or wave loading patterns. For example, the following set structure may be created:

An additional method for varying cluster sets involves modifying the rest interval between clusters to target specific training outcomes (5,6). For
example, a shorter rest interval (<10 s) will target more of the strength or power endurance end of the spectrum, while longer rest intervals (30
- 45 s) will focus more on strength and power development (Table 2). Ultimately, the structure of the cluster set is dictated by the phase of the
periodized training plan and the adaptive response targeted by the employed cluster set and periodization plan implemented by the strength and
conditioning coach (5,6).

Table 2: Basic Cluster Set Rest Interval Patterns.


Rest Interval

Targeted Attribute

Period of the Periodized Training Plan

5 15s

Strength or Power Endurance

Strength Endurance or Hypertrophy Period

15 30s

Power Development

Strength or Strength-Power Period

30 45s

Maximal Power

Strength-Power or Peaking Period

Note: These rest intervals are only suggestions, as numerous possibilities exist depending upon training focus.

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Cluster Sets: A Novel Method for Introducing Additional Variation into a Resistance Training Program

Rationale Behind Cluster Sets


The rationale that underlies the cluster set is based upon an attempt to maximize the quality of each individual repetition performed during a set
(5,6,7). With a traditional set, the velocity, power output, and barbell displacement will decrease as a result of accumulative fatigue created during the
set (7,8). Support for this contention can be seen in the reductions in maximal force generating capacity, rate of force development, and the rate of
relaxation that can occur in as little as 5 - 9 maximal contractions (20). Additionally, it is likely that performing continuous repetitions during a set
will stimulate a greater reduction of phosphocreatine (PCr) stores which will result in an increased reliance on muscle glycogen and thus, a greater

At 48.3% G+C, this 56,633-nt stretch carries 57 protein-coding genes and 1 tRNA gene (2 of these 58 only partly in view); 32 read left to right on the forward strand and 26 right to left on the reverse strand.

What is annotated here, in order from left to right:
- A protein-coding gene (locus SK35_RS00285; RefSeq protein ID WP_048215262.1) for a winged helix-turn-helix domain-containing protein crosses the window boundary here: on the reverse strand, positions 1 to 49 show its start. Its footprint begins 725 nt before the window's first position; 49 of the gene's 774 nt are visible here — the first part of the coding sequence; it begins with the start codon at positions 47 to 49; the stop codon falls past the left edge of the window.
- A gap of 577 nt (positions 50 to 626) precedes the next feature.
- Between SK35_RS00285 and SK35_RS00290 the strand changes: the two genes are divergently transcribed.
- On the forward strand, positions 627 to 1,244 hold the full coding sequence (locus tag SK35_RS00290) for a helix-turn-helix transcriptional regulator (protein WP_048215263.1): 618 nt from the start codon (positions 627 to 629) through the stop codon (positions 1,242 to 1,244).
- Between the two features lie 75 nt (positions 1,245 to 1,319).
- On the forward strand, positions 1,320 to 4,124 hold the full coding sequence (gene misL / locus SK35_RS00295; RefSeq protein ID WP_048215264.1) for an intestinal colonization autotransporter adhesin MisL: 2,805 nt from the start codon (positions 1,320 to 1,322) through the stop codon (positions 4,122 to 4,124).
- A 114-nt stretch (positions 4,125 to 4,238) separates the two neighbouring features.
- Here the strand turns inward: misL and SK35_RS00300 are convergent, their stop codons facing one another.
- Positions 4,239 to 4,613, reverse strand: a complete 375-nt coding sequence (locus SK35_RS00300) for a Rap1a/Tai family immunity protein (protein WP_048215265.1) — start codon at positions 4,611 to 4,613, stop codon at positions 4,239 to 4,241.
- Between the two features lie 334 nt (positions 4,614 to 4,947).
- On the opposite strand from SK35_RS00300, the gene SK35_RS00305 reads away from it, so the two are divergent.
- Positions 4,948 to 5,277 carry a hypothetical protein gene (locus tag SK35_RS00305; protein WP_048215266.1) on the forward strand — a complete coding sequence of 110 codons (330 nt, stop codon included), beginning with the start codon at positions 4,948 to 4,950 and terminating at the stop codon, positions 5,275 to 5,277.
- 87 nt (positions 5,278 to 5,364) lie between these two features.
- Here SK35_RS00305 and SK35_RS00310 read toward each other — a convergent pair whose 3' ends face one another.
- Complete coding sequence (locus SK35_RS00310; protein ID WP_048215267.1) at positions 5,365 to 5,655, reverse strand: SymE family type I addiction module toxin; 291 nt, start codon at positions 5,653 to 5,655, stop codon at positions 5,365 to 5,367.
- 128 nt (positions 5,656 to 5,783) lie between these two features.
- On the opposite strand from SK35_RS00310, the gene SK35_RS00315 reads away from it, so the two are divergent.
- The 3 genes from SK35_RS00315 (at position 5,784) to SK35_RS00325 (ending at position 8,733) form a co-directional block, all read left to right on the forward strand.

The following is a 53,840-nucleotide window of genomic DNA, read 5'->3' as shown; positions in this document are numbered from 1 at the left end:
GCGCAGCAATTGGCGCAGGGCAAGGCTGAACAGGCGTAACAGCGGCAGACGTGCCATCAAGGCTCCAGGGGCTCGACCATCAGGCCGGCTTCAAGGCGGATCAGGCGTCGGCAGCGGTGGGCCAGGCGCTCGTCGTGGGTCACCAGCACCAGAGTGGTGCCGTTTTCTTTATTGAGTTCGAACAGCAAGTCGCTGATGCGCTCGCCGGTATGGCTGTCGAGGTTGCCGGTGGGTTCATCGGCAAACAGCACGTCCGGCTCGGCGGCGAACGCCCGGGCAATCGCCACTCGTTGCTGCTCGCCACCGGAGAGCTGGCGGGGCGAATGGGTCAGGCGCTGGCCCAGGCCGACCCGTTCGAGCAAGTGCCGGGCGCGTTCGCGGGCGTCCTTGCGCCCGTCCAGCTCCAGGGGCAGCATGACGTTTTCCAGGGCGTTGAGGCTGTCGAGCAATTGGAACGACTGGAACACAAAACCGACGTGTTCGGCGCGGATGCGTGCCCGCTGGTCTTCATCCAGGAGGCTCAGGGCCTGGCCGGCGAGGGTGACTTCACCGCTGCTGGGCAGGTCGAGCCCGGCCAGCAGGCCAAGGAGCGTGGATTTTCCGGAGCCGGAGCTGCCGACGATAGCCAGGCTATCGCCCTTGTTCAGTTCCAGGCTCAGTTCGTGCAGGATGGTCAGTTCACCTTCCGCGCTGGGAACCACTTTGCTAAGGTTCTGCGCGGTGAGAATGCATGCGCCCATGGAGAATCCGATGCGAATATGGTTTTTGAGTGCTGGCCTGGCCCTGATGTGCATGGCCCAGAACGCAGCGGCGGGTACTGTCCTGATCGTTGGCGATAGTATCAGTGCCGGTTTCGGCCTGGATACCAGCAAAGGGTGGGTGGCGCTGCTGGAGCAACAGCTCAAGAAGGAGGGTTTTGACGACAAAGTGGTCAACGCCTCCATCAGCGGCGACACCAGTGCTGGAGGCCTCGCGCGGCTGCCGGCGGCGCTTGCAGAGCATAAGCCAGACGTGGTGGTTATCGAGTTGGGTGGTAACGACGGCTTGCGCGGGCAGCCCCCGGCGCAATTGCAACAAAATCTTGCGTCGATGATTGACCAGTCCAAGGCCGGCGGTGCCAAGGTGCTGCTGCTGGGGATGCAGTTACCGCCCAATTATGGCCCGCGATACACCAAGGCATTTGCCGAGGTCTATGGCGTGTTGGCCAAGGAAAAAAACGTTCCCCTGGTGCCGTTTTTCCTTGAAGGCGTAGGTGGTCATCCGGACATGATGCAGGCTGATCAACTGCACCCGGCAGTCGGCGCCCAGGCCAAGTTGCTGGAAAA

increase in lactic acid production (4). The elevations in lactic acid may explain some of the performance decreases seen during a traditional set noted
in the literature (7). Specifically, lactic acid accumulation has been linked to reductions in force generating capacity which occur as a result of the
hydrogen ion stimulating a reduction of the number of high force cross-bridge attachments in fast twitch fibers (3,19). Additionally, there is an associated reduction in the force generated per cross-bridge attachment in the fast twitch fibers (3). This reduction in force generated per cross-bridge
attachment results in a reduction in the ability to express high power outputs, which is typically noted when comparing traditional and cluster set
training structures that are employed with explosive or ballistic exercises (7,8,9,11).
The cluster set offers a method to reduce some of the metabolic fatigue that is generated during a traditional set (5). The introduction of a short
rest interval between individual or a series of repetitions appears to result in a partial replenishment of PCr during the intraset rest interval which
is reflected in a performance enhancement. Support for this line of reasoning can be found in the scientific literature where 15 s of recovery can
result in a restoration of half of the fatigue-induced force decrements, effectively returning force generating capacity to ~79.7% of the pre-fatigue
capacity as a result of the partial replenishment of fuel substrates (19). Based upon this evidence and the literature exploring cluster sets with varying
inter-repetition rest interval durations, it appears that training strategies that employ inter-repetition rest intervals have the ability to allow for higher
power outputs to be performed for each repetition contained in the set (7,8). Because the cluster set primarily affects velocity and power output,
this training structure is best suited for explosive or ballistic exercises such as those seen in weightlifting movements like jump squats or bench press
throws (7,8).